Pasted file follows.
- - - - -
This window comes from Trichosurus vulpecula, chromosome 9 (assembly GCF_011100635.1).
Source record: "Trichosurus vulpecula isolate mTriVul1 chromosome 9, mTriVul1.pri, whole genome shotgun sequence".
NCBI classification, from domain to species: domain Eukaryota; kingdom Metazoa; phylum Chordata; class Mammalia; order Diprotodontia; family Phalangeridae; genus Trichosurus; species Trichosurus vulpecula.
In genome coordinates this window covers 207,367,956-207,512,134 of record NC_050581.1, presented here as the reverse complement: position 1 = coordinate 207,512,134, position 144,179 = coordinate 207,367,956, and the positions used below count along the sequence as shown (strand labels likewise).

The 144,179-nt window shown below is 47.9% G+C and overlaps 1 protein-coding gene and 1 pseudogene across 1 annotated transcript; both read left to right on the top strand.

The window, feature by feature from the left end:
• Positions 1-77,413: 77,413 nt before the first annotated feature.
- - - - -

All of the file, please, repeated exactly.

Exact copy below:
This window comes from Trichosurus vulpecula, chromosome 9 (assembly GCF_011100635.1).
Source record: "Trichosurus vulpecula isolate mTriVul1 chromosome 9, mTriVul1.pri, whole genome shotgun sequence".
NCBI classification, from domain to species: domain Eukaryota; kingdom Metazoa; phylum Chordata; class Mammalia; order Diprotodontia; family Phalangeridae; genus Trichosurus; species Trichosurus vulpecula.
In genome coordinates this window covers 207,367,956-207,512,134 of record NC_050581.1, presented here as the reverse complement: position 1 = coordinate 207,512,134, position 144,179 = coordinate 207,367,956, and the positions used below count along the sequence as shown (strand labels likewise).

The 144,179-nt window shown below is 47.9% G+C and overlaps 1 protein-coding gene and 1 pseudogene across 1 annotated transcript; both read left to right on the top strand.

The window, feature by feature from the left end:
• Positions 1-77,413: 77,413 nt before the first annotated feature.